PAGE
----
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A Marine’s Best Friend
by U.S. Marine Corps Cpl. Alex Fairchild
June 24, 2022

To enlist in the U.S. Marines, requirements such as being at least 17 years-old and having two legs must be met.

For some four-legged Marines, their training begins shortly after birth, and they must perfect their craft for two years before they are assigned to their handler on a military installation.

Cpl. Ivan Perez, a military working dog handler, and Jack, a military working dog, with Provost Marshal's Office, Marine Corps Base Camp Smedley D. Butler, are one of the duos on Okinawa that work to keep Marine Corps Installations Pacific safe. PMO K-9 teams are on continuous shifts on all bases in Okinawa, trained and prepared for emergencies such as suspect apprehension, pursuit attacks, building searches, field scouting, drug and explosives detection.

May 26, 2022 - U.S. Marine Corps Cpl. Ivan Perez, a military working dog handler, holds his partner, Jack, a military working dog with Provost Marshal's Office, Marine Corps Base Camp Smedley D. Butler, on Camp Hansen, Okinawa, Japan. Perez and Jack, an 80-pound German Shepherd, specializing in explosives detection, have trained together for nearly a year. PMO K-9 teams are on continuous shifts on all bases in Okinawa, trained and prepared for emergencies such as suspect apprehension, pursuit attacks, building searches, field scouting, drug and explosives detection. (U.S. Marine Corps photo by Cpl. Alex Fairchild)
May 26, 2022 - U.S. Marine Corps Cpl. Ivan Perez, a military working dog handler, holds his partner, Jack, a military working dog with Provost Marshal's Office, Marine Corps Base Camp Smedley D. Butler, on Camp Hansen, Okinawa, Japan. Perez and Jack, an 80-pound German Shepherd, specializing in explosives detection, have trained together for nearly a year. PMO K-9 teams are on continuous shifts on all bases in Okinawa, trained and prepared for emergencies such as suspect apprehension, pursuit attacks, building searches, field scouting, drug and explosives detection. (U.S. Marine Corps photo by Cpl. Alex Fairchild)

Together, Perez and Jack, a 6-year-old, 80-pound German Shepherd, specializing in explosives detection, have trained together for nearly a year. Jack has had two other handlers before Perez and has been deployed with two Marine Expeditionary Units to provide explosive detection security.

“Trust and rapport are the most important part of this relationship,” said Perez. “My life is in Jack’s hand, and his life is in mine. Since Jack had other handlers, it took a few months for us to build complete rapport with each other. He was stubborn in the beginning, but I took the challenge. Our relationship keeps growing stronger every day.”

All MWDs across the U.S. military are trained to pursuit attacks, suspect apprehension, and building searches.

The dogs are separated into two categories; specializing in explosive detection or drug detection.

“One of the things that a team like Cpl. Perez and Jack are entrusted to do is build a straight and safe pathway to explosives for responding units,” said Staff Sgt. Eduardo Bonilla, the kennel master with PMO. “Once that explosive is located by the team, responding units like explosive ordnance disposal will come in and handle the rest of the job, but it is critical that the K-9 unit locates that explosive first.”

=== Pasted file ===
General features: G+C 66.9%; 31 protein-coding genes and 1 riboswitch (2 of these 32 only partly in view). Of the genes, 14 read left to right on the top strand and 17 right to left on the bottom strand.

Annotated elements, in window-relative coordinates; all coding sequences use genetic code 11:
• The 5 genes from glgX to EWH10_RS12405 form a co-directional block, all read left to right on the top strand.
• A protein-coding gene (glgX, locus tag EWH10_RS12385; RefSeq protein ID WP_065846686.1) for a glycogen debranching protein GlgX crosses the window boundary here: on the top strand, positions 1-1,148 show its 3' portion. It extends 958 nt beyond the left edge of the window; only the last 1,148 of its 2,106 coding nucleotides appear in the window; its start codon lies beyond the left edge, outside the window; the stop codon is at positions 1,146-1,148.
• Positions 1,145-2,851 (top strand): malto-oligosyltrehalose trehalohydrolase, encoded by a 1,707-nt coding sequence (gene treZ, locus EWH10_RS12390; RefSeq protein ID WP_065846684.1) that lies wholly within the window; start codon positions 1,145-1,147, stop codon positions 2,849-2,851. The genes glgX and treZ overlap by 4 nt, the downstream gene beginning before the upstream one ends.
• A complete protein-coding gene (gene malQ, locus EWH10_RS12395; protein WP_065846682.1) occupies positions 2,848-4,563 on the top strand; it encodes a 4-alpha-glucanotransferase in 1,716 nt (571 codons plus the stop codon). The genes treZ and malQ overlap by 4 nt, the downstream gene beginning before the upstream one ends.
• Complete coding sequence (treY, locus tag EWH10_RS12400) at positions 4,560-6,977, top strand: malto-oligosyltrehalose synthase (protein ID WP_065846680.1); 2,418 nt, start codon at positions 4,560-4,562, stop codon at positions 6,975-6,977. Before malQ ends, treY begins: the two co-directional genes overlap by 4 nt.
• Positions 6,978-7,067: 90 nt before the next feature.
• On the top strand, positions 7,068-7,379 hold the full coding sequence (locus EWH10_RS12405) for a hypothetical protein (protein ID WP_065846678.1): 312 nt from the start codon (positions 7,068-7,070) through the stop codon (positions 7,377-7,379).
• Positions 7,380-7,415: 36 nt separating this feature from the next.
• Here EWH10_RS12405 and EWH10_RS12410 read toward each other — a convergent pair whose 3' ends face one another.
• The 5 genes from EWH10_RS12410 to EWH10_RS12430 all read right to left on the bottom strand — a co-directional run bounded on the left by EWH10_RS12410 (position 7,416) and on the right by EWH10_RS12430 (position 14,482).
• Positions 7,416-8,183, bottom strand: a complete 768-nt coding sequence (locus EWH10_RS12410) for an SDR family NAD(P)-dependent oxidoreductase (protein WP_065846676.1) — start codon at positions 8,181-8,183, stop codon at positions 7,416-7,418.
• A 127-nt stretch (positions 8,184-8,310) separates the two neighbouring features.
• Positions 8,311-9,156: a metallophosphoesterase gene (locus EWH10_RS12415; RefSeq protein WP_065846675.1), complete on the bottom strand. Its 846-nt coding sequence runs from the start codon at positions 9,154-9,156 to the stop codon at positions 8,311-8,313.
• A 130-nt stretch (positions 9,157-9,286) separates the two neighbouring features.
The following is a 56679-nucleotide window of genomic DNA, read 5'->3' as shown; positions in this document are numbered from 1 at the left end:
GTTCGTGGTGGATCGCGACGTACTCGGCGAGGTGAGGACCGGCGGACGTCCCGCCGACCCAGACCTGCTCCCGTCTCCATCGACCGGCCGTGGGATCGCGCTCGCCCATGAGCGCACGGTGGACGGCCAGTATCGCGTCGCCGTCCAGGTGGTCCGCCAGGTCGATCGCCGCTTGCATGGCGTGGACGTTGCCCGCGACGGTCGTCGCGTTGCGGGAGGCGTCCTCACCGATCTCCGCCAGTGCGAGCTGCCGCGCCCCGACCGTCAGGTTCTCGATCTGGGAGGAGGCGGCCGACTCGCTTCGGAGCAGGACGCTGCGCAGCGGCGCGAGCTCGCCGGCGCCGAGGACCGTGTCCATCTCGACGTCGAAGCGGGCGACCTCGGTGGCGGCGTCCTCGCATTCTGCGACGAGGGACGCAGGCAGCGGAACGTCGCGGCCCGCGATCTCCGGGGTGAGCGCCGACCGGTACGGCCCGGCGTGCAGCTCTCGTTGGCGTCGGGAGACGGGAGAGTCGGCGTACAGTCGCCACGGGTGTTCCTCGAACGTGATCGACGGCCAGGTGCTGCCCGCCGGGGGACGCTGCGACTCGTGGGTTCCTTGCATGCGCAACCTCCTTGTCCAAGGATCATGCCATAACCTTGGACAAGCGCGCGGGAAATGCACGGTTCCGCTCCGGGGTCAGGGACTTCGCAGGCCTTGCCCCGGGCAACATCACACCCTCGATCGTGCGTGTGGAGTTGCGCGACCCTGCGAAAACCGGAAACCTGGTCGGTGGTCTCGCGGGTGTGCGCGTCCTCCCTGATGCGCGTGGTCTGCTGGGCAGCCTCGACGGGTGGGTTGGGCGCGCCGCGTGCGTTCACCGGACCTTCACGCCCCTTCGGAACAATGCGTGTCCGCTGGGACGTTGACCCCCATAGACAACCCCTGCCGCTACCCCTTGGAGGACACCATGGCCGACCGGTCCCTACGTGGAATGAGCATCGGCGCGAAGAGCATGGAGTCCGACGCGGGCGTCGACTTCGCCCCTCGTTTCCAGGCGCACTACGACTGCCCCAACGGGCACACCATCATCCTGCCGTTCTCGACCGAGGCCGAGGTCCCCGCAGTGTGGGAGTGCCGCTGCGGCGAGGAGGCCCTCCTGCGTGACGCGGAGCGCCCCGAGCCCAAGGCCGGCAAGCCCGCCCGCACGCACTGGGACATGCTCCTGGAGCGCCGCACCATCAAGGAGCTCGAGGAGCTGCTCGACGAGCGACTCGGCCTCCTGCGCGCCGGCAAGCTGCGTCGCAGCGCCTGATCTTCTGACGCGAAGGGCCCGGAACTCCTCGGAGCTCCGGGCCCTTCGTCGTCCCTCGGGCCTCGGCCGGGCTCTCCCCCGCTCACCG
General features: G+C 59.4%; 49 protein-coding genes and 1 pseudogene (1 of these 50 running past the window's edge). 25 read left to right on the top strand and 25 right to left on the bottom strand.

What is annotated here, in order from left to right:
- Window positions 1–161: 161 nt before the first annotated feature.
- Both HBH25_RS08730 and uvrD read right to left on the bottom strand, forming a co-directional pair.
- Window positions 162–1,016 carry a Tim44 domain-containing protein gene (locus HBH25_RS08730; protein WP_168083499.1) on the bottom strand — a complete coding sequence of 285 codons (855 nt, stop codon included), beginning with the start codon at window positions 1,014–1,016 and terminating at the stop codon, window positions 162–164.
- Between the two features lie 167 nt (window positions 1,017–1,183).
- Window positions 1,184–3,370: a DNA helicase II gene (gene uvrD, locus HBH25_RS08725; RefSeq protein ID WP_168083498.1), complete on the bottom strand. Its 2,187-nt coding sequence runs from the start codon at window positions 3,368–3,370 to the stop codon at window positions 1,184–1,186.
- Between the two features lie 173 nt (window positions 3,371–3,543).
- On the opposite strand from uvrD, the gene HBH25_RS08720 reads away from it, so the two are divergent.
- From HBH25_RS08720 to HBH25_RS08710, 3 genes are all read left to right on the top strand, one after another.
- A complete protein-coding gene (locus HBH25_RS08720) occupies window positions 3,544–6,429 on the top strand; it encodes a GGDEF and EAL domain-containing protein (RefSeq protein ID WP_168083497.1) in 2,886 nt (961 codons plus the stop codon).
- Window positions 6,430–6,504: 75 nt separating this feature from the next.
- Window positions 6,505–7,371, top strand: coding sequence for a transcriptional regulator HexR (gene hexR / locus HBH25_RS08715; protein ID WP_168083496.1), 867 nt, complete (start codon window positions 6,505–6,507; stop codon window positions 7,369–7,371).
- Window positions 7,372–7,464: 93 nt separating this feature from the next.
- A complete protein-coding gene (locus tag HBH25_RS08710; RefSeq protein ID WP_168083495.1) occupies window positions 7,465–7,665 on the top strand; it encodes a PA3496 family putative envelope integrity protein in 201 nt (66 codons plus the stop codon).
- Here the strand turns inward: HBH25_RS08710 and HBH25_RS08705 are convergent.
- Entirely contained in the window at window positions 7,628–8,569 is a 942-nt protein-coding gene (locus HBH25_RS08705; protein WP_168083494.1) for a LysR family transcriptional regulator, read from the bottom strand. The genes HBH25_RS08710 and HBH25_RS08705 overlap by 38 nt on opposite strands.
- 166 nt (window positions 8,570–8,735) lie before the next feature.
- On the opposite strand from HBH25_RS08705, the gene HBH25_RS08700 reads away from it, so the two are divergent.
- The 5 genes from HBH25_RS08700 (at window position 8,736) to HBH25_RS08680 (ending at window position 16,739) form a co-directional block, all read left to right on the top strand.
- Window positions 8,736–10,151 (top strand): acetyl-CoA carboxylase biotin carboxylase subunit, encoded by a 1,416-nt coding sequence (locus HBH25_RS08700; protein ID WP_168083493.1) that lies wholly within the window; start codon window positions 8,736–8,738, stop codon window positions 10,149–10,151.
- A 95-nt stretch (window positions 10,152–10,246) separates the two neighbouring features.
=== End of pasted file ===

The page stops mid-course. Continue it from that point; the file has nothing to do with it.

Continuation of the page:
Bonilla explained that 17 Marines and 16 dogs make up the K-9 unit, one of the largest in the Marine Corps. He said that it’s not only important that the dogs are trained, but the handlers are also highly trained in everything they may come across in training scenarios or emergencies.

“In emergency situations, Jack is not only a physical deterrent, but a psychological deterrent as well,” said Perez. “A situation is far less likely to escalate when K-9s are present due to the intimidation factors they bring to the scenario.”

Perez explained that each day, the pair conduct different types of bite and odor detection training, either independently or with other MWDs and handlers in the unit. In addition to this training, including weekends, Perez said that he ensures that Jack is fed, cleaned, stretched, well-groomed, and exceeds physical fitness standards.

May 25, 2022 - U.S. Marine Corps Cpl. Joshua Conley, left, a military working dog handler, Cpl. Ivan Perez, a military working dog handler, and his partner, Jack, a military working dog, with Provost Marshal's Office, Marine Corps Base Camp Smedley D. Butler, conduct training on Kadena Air Base, Okinawa, Japan. PMO K-9 teams are on continuous shifts on all bases in Okinawa, trained and prepared for emergencies such as suspect apprehension, pursuit attacks, building searches, field scouting, drug, and explosives detection. (U.S. Marine Corps photo by Cpl. Alex Fairchild)
May 25, 2022 - U.S. Marine Corps Cpl. Joshua Conley, left, a military working dog handler, Cpl. Ivan Perez, a military working dog handler, and his partner, Jack, a military working dog, with Provost Marshal's Office, Marine Corps Base Camp Smedley D. Butler, conduct training on Kadena Air Base, Okinawa, Japan. PMO K-9 teams are on continuous shifts on all bases in Okinawa, trained and prepared for emergencies such as suspect apprehension, pursuit attacks, building searches, field scouting, drug, and explosives detection. (U.S. Marine Corps photo by Cpl. Alex Fairchild)

Typically, MWDs can serve for up to 10 years, based on their breed, bone, and joint health. After their retirement, the dogs are commonly adopted by one of their handlers.

“We have roughly 160 MWD handlers in the Marine Corps, which means I’m extremely lucky to be in this community,” said Perez. “Every MWD handler has a passion for what they do every day. Being able to build my relationship with Jack and help keep MCIPAC safe is where my passion lies.”

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